Cover fan-trained trees temporarily in a tent of horticultural fleece on frosty nights when plants are in flower, holding the fleece away from the flowers with canes. Fruit set is generally finished by early summer, after which the fruits start to swell significantly.
Once fruit has set, they may need thinning to ease congestion and weight in the canopy, as well as to boost fruit size. It is often essential to prop up branches in mid- and late summer, as fruit weight can otherwise snap them.
Yields can be greatly increased by appropriate and timely feeding and watering. Because they can set such heavy crops, plums and gages, and to a lesser extent damsons, respond well to fertilisers, especially nitrogen.
On established trees apply a mulch of well-rotted farmyard manure in mid-spring to help retain soil moisture, keep down weeds, and provide nitrogen. This can be supplemented with a top-dressing of dried poultry pellets or non-organic nitrogen fertiliser such as sulphate of ammonia. Add a top-dressing of sulphate of potash in late winter.
Pruning should be carried out in spring or summer. Avoid pruning in the dormant season or in mid to late autumn, as there is risk of infection from silver leaf disease and bacterial canker.
There are three commonly used methods of plum pruning and training: bush, pyramid and fan.
Plums have quite high moisture demands, so they are best planted on good clay or loamy soils. But sites also need to be well drained as plums, and gages in particular, hate waterlogged soils. Add bulky organic matter to sandy or shallow chalky soils prior to planting. When growing in a container, make sure pots are large enough to prevent the potting compost drying out in summer.
These stone fruits are some of the earliest crops to flower in the fruit garden. While the plants themselves are often extremely hardy, the flowers can easily be killed by frosts, so it’s essential to position trees out of frost pockets or windy sites; a sheltered, sunny spot will produce the best results.
Gages in particular are best sited against a south- or west-facing wall to ensure the fruits are exposed to sufficient sunshine and warmth to develop their sweet, rich flavour and to ripen wood.
Thanks to modern rootstocks and restrictive training techniques any garden can accommodate at least one of these trees - if not more. Standard, pyramid, fan, and festooned tree forms are all possibilities.
There are hundreds of cultivars to choose from for both cooking and dessert use - those with limited outdoor space can opt for a dual-purpose cultivar to get maximum use from the crop.
Many are self-fertile so a single tree can be planted, while some are self-infertile, so check with the supplier before buying. When buying look for a system of well-balanced branches with a strong central leader. You can then train and prune the plant to any of the popular tree forms.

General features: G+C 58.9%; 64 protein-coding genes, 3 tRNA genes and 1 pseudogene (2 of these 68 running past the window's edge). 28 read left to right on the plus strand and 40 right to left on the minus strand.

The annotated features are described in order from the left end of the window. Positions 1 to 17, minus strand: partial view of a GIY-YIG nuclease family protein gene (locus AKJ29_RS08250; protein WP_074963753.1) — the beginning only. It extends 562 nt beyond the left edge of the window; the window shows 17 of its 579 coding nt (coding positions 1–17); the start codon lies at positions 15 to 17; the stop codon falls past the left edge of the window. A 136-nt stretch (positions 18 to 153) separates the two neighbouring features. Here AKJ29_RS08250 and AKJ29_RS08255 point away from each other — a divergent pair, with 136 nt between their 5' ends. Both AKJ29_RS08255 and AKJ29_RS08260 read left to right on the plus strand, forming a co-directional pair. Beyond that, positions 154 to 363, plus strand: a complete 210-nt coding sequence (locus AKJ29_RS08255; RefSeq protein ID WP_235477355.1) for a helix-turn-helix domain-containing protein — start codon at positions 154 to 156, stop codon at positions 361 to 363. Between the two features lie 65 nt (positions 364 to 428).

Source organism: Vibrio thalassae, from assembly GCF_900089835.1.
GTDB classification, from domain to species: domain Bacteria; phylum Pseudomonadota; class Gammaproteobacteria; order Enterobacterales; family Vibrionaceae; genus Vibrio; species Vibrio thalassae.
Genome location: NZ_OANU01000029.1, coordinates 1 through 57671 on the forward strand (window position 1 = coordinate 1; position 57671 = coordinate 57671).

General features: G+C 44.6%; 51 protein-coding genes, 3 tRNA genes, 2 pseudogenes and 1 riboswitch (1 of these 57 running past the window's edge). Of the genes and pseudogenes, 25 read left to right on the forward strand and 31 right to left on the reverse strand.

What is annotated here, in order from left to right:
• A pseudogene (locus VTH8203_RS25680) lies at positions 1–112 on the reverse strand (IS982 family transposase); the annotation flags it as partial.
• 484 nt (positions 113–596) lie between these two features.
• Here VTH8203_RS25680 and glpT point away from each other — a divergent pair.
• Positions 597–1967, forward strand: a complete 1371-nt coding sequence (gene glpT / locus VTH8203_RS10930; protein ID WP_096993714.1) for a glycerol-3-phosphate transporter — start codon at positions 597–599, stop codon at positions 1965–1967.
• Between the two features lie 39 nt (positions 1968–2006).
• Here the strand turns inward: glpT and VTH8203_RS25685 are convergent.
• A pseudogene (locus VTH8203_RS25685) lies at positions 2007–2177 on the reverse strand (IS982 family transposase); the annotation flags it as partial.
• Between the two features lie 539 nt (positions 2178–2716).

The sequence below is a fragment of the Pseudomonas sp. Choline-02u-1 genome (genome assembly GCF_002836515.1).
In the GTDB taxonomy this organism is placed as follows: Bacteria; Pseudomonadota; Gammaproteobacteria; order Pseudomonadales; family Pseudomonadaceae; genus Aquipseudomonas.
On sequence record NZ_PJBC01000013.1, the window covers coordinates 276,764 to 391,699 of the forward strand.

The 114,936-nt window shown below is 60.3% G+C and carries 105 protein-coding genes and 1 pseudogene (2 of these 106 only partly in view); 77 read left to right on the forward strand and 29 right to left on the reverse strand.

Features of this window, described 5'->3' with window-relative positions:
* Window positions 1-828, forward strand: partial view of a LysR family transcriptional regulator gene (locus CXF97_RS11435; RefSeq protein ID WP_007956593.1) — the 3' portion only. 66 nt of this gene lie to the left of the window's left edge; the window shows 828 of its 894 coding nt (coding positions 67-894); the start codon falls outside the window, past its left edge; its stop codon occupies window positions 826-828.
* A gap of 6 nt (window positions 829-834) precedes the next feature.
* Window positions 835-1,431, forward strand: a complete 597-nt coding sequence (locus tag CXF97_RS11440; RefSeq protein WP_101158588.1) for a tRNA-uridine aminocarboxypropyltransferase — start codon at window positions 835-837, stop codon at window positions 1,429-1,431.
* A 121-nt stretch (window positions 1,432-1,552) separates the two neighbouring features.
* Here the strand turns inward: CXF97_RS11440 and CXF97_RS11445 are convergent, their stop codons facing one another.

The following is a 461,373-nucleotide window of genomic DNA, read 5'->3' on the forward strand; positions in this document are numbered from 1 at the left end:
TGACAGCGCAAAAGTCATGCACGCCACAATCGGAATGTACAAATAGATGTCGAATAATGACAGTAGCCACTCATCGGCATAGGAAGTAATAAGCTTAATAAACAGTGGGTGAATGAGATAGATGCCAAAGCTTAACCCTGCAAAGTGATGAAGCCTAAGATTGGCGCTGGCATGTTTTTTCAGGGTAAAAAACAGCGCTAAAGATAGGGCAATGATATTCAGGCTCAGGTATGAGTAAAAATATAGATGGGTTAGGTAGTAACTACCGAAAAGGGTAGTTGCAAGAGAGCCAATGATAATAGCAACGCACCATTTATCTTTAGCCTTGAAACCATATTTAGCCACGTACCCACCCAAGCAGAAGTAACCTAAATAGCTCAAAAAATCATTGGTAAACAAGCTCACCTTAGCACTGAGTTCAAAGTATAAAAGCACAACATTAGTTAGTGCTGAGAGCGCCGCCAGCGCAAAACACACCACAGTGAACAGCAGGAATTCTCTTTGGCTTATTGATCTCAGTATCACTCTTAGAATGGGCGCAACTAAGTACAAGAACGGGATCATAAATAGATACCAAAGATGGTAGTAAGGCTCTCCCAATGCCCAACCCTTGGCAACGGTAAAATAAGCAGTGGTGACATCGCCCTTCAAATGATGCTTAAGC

Plant plum trees during the dormant season, before growth starts in late winter or early spring. Bare-root plants usually establish better than container-grown trees. Stakes or training wires may be needed depending on the type of tree form you decide to grow.
Brown rot: Brown rot is a fungal disease causing a brown, spreading rot in fruit, sometimes with white pustules of fungi on the surface. It is usually worse in wet summers.
Remedy: Remove all rotten fruit as soon as you see it and destroy, this will prevent the spread of the rot.
More info on Brown rot
Silver leaf: Leaves develop a silvery sheen, cut branches reveal red staining.
Remedy: Prune from the end of June until the end of August or in early spring. Keep pruning cuts to a minimum, pruning regularly so cut surfaces are small.
More info on Silver leaf
Plum maggots: The larvae of plum moth and plum sawfly tunnel through fruits making them unappetising. In the case of plum moth, misshapen fruits form and there are droppings within the fruits. Damaged fruitlets often fall in summer.
Remedy: On small trees it is worthwhile looking for damaged fruitlets in May. These should be removed before the larvae complete their feeding and go into the soil. Pheromone traps capture male moths and might help protect isolated trees.
More info on Plum maggots
Bacterial canker: This serious disease of stone fruit causes sunken, dead areas of bark often accompanied by a gummy ooze. It can kill off entire branches.
Remedy: Where possible, carry out all pruning in July or August when tissues are most resistant. This is also the best time to prune in order to minimise the risk of silver leaf disease. Cut out all cankered areas, pruning back to healthy wood and paint promptly with a wound paint to protect the wound from re-infection. Burn or landfill the prunings.
More info on Bacterial canker
Wasps: All tree fruits are prone to wasp damage. As their fruits ripen, the high sugar content attracts wasps, which not only damages the fruit but also poses a threat to gardeners.
Remedy: Hang wasp traps in trees and harvest crops as soon as they ripen. Avoid leaving windfalls or over-ripe fruit on the ground.
More info on Wasps
Plums develop their best flavour if left to ripen on the tree. If they feel soft when gently squeezed, they are ripe. Trees will generally need picking over several times.
Harvest fruits carefully so as not to bruise them, then eat fresh, destone and freeze, or make the fruits into preserves.
Nigel Slater says damsons are the best type for this ice cream recipe, but any rich-flavoured plums can be used.
Mary Berry offers this delicious chutney recipe for when plums are in season.
‘Early Laxton’ AGM: A dessert plum with red flushed, yellow fruit in mid to late summer.
‘Marjorie’s Seedling’ AGM: Heavy cropping, culinary plum.
‘Czar’ AGM: Blue plums for cooking.
‘Victoria’ AGM: Dual-purpose plum with orange-red fruit from late summer to early autumn.
‘Blue Tit’ AGM: Compact dessert plum with blue, juicy fruit in late summer.